Wild ponies

Récréation. That is the name of the choreography, unprecedented and unpredictable, that Bartabas puts on for the audience of the Saut Hermès at the Grand Palais, giving free rein to seventy ponies under the glass roof of the Parisian monument. Emotion guaranteed.
By Jérôme Garcin


© Marion Tubiana 2017

Horses are just like children. Ponies, particularly so. They like to play, tease each other, squabble, daydream, and enjoy the present without worrying about the past or the future. They are wary of adult bipeds, who think they can order them around with brusque gestures and sharp commands, which, if pushed too far, can give rise to a prodigious resistance that is not devoid of humour. One only has to see them galloping after one another in a field, tussling in the paddock, or nipping each other in a manège, whinnying raucously, to appreciate their ability to have fun and their disdain for the tiresome taskmasters who constantly want to ride them, train them or make them jump to order. It is this moment of freedom that the highly-skilled horseman Bartabas, transformed here into a sort of schoolmaster, sought to foster for this all-new Récréation, which offers a swift response to Hermès’ instruction: Let’s play!
At the sound of the bell signalling the end of lessons, Bartabas releases seventy young Welsh ponies – all originally from Wales – into an arena resembling a basketball court or hopscotch squares suspended between earth and sky, ready to fight it out under the glass roof of the Grand Palais. It would seem unlikely that these hairy four-legged schoolchildren could play bulldog, skipping games, tag, marbles or jacks, or swap football cards. But anything can happen, as these young ponies, assembled for the first time, have never met before and will start by sniffing and assessing each other, weighing each other up before enjoying the freedom that Bartabas, false rigorist, true rebel, grants them in front of the audience at the Saut Hermès. Will they then launch into a mad frolic or, on the contrary, roll voluptuously in the white sand? Will they rival each other with their levades and croupades? Will the older ones sharply impose their law on their juniors? Will they be able to curb their desire to leave the Grand Palais as a wild pack, and bolt hell for leather up the Champs-Élysées? No-one yet knows. For there can be no Récréation without improvisation. No amusement without mishap. No leisure without surprise. By letting go of the bridles of his unruly youngsters, the lord of the horses knows exactly what he is doing; but he does not yet know where this live performance will take him, and us, and what its impromptu choreography will be. A roll of the dice, a game of chance…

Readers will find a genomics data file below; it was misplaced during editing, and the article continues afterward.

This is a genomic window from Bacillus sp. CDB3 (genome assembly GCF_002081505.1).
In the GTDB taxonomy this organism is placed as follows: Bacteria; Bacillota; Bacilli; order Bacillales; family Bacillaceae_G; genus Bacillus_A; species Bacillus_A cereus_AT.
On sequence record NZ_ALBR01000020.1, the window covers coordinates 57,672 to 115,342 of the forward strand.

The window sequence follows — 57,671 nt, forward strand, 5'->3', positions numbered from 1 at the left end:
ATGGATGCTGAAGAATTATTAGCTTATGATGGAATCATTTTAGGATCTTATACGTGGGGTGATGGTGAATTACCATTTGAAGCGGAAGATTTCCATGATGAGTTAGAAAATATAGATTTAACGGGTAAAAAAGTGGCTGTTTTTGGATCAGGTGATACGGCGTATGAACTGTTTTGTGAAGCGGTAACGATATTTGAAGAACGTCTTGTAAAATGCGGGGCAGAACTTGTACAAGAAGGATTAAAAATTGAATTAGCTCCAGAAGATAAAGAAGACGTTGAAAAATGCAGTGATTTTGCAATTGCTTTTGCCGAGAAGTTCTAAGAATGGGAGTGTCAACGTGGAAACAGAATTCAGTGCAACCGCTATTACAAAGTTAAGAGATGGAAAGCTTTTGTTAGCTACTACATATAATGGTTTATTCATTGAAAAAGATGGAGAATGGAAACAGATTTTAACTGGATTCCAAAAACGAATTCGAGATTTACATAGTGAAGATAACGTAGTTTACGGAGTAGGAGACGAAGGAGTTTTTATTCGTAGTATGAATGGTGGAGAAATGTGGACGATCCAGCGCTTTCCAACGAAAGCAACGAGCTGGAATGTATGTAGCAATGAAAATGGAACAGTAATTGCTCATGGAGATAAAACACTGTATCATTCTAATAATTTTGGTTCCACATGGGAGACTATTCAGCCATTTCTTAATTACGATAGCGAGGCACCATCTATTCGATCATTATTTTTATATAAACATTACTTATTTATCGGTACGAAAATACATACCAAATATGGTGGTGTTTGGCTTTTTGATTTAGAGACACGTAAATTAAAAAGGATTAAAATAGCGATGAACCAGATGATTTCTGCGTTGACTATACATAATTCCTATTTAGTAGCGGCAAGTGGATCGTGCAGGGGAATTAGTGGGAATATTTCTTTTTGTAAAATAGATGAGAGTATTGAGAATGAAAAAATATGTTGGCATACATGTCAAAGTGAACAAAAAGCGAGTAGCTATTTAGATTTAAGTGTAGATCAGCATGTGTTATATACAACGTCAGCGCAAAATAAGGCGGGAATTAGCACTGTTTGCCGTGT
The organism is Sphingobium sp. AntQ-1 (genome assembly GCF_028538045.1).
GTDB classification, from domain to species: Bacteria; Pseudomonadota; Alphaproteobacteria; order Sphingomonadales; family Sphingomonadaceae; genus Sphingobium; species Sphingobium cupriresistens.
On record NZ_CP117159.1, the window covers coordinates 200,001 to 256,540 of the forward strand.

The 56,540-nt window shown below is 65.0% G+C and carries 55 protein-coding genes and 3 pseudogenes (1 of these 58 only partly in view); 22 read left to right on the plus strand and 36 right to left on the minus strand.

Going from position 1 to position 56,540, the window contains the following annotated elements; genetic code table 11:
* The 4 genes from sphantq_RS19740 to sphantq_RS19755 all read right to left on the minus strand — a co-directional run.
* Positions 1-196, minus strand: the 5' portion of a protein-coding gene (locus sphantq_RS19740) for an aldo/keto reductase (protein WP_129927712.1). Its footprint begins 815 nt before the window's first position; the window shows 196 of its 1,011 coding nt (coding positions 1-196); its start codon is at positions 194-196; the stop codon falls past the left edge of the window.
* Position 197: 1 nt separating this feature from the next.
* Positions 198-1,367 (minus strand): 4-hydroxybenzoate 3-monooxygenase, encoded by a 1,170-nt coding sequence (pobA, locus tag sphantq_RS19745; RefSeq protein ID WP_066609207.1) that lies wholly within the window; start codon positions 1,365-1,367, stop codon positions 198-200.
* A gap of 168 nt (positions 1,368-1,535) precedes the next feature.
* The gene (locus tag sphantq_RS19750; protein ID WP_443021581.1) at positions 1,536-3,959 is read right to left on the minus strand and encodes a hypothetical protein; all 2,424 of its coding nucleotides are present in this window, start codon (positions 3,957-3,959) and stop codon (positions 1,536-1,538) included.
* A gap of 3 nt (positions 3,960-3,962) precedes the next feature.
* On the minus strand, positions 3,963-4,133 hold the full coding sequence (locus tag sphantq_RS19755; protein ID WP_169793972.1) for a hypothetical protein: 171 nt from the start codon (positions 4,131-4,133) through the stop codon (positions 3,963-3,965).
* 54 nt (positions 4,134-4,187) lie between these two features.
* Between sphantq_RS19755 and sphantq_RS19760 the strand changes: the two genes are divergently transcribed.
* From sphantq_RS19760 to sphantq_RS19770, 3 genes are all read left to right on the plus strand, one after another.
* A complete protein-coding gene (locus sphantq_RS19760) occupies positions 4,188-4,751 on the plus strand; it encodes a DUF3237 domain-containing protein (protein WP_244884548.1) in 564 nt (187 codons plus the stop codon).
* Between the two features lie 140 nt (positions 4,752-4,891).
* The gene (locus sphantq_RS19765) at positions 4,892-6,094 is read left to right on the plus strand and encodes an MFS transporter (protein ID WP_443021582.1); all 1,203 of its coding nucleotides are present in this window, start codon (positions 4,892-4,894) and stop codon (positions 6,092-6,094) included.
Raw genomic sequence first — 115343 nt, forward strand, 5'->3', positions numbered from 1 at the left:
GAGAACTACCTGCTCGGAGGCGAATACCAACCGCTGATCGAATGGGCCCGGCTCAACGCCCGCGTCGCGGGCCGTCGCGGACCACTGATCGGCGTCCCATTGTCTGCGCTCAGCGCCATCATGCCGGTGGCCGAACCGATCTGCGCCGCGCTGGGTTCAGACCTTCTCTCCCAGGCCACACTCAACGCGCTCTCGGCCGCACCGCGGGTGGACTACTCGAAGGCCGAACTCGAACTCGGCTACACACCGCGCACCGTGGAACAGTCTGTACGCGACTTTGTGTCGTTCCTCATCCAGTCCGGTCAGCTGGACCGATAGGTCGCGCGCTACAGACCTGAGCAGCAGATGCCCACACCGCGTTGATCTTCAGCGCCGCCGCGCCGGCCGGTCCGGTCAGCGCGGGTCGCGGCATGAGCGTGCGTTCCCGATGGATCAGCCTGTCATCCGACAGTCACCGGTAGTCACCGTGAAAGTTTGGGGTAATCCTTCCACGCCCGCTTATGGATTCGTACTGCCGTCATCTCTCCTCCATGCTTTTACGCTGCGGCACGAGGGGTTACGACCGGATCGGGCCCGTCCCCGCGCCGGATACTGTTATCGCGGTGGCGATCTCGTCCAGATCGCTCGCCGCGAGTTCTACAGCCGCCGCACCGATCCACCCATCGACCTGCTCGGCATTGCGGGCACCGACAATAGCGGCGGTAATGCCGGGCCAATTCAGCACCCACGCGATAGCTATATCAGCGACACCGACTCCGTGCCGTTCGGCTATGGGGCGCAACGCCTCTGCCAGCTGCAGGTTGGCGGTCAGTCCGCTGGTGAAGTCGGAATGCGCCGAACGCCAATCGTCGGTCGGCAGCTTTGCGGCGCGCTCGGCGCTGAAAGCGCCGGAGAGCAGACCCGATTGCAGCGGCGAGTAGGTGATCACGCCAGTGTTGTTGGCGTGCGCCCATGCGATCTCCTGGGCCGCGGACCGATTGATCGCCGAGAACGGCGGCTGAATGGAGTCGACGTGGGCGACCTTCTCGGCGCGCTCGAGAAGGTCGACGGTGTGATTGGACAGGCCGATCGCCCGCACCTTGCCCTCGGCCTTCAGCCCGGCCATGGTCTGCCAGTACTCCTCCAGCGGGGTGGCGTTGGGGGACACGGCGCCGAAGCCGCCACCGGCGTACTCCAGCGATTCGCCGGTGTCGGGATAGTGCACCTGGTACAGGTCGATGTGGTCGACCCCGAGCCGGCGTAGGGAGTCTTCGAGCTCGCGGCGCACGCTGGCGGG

It is five months since the creation of Ex Anima, at the equestrian theatre Zingaro in Aubervilliers, in which Bartabas demonstrates his love for his cavalry by unbridling, unsaddling and releasing them, whereupon they turn away from culture and return to nature. His latest piece is a further demonstration of his new philosophy (indeed, adding a simple hyphen to ‘recreation’ gives ‘re-creation’): to glorify the beauty of horses without human interference, to honour the animals with movements of absolute purity, to prompt piaffes without a whip and Spanish trotting without spurs. Even the horsewomen of the Equestrian Academy of Versailles, whose remarkable displays have for years graced the interludes of the Saut Hermès at the Grand Palais, are invited to take part in this Dionysian festival and to join the ponies of Récréation in celebrating the infancy of the art form. These talented actresses here become innocent spectators. Meanwhile in the shadows, the master of ceremonies, a little over sixty years of age, laughs up his sleeve with the laughter of a streetwise rascal. It certainly seems that the older Bartabas becomes, the younger he grows.